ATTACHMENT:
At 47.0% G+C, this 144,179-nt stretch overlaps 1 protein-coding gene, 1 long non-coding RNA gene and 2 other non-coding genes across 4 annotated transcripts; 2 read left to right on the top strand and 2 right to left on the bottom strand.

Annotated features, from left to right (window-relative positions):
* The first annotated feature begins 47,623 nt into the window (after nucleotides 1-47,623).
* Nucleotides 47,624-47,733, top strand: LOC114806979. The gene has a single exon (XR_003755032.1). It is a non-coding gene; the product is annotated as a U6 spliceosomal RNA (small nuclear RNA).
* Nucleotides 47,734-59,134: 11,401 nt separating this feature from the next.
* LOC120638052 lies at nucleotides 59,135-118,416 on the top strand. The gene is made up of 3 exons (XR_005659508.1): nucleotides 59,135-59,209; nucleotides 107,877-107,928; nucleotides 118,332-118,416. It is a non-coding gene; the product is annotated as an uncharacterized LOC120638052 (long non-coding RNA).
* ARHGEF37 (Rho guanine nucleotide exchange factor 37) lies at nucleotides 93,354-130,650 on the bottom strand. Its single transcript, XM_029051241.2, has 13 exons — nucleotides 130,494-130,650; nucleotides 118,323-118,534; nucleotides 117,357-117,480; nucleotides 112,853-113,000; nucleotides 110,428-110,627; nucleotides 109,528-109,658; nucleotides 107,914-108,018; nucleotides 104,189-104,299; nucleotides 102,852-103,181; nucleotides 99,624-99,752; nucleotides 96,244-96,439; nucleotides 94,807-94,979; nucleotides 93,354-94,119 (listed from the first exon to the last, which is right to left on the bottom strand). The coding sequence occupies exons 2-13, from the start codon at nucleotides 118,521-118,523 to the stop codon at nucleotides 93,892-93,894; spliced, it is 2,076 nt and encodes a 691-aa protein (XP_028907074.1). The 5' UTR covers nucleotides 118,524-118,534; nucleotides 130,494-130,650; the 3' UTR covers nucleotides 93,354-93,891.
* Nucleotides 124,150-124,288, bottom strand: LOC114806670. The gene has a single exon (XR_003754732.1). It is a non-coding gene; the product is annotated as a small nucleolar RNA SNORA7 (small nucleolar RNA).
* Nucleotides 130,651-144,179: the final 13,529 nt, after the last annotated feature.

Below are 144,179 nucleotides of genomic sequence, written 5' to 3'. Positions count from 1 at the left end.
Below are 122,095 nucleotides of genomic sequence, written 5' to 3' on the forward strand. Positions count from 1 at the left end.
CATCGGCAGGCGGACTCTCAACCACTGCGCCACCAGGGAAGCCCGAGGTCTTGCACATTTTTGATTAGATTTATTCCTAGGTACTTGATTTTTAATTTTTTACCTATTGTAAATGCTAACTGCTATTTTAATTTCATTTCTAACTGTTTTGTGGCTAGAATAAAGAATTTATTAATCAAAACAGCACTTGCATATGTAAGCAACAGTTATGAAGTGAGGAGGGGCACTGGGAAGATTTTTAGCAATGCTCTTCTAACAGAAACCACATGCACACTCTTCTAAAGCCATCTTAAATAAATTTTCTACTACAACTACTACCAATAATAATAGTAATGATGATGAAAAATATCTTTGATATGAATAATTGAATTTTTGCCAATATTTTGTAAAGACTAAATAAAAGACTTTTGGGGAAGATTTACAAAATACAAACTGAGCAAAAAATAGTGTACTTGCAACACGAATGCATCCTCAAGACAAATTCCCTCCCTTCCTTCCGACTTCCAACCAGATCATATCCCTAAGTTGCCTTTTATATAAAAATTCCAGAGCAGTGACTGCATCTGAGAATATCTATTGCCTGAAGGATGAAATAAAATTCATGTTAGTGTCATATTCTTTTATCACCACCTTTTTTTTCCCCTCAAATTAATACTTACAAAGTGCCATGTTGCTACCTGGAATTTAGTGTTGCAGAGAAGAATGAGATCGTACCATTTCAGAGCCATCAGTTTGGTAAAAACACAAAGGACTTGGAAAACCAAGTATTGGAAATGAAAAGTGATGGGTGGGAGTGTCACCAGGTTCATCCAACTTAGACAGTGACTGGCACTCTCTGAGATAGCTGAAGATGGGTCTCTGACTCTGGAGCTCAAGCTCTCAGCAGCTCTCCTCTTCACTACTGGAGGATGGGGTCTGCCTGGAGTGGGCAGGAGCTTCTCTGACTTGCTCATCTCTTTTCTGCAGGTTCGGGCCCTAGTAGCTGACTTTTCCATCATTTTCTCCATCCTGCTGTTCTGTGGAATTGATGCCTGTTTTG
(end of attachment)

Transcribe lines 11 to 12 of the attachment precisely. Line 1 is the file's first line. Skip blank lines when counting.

Below are 122,095 nucleotides of genomic sequence, written 5' to 3' on the forward strand. Positions count from 1 at the left end.
CATCGGCAGGCGGACTCTCAACCACTGCGCCACCAGGGAAGCCCGAGGTCTTGCACATTTTTGATTAGATTTATTCCTAGGTACTTGATTTTTAATTTTTTACCTATTGTAAATGCTAACTGCTATTTTAATTTCATTTCTAACTGTTTTGTGGCTAGAATAAAGAATTTATTAATCAAAACAGCACTTGCATATGTAAGCAACAGTTATGAAGTGAGGAGGGGCACTGGGAAGATTTTTAGCAATGCTCTTCTAACAGAAACCACATGCACACTCTTCTAAAGCCATCTTAAATAAATTTTCTACTACAACTACTACCAATAATAATAGTAATGATGATGAAAAATATCTTTGATATGAATAATTGAATTTTTGCCAATATTTTGTAAAGACTAAATAAAAGACTTTTGGGGAAGATTTACAAAATACAAACTGAGCAAAAAATAGTGTACTTGCAACACGAATGCATCCTCAAGACAAATTCCCTCCCTTCCTTCCGACTTCCAACCAGATCATATCCCTAAGTTGCCTTTTATATAAAAATTCCAGAGCAGTGACTGCATCTGAGAATATCTATTGCCTGAAGGATGAAATAAAATTCATGTTAGTGTCATATTCTTTTATCACCACCTTTTTTTTCCCCTCAAATTAATACTTACAAAGTGCCATGTTGCTACCTGGAATTTAGTGTTGCAGAGAAGAATGAGATCGTACCATTTCAGAGCCATCAGTTTGGTAAAAACACAAAGGACTTGGAAAACCAAGTATTGGAAATGAAAAGTGATGGGTGGGAGTGTCACCAGGTTCATCCAACTTAGACAGTGACTGGCACTCTCTGAGATAGCTGAAGATGGGTCTCTGACTCTGGAGCTCAAGCTCTCAGCAGCTCTCCTCTTCACTACTGGAGGATGGGGTCTGCCTGGAGTGGGCAGGAGCTTCTCTGACTTGCTCATCTCTTTTCTGCAGGTTCGGGCCCTAGTAGCTGACTTTTCCATCATTTTCTCCATCCTGCTGTTCTGTGGAATTGATGCCTGTTTTG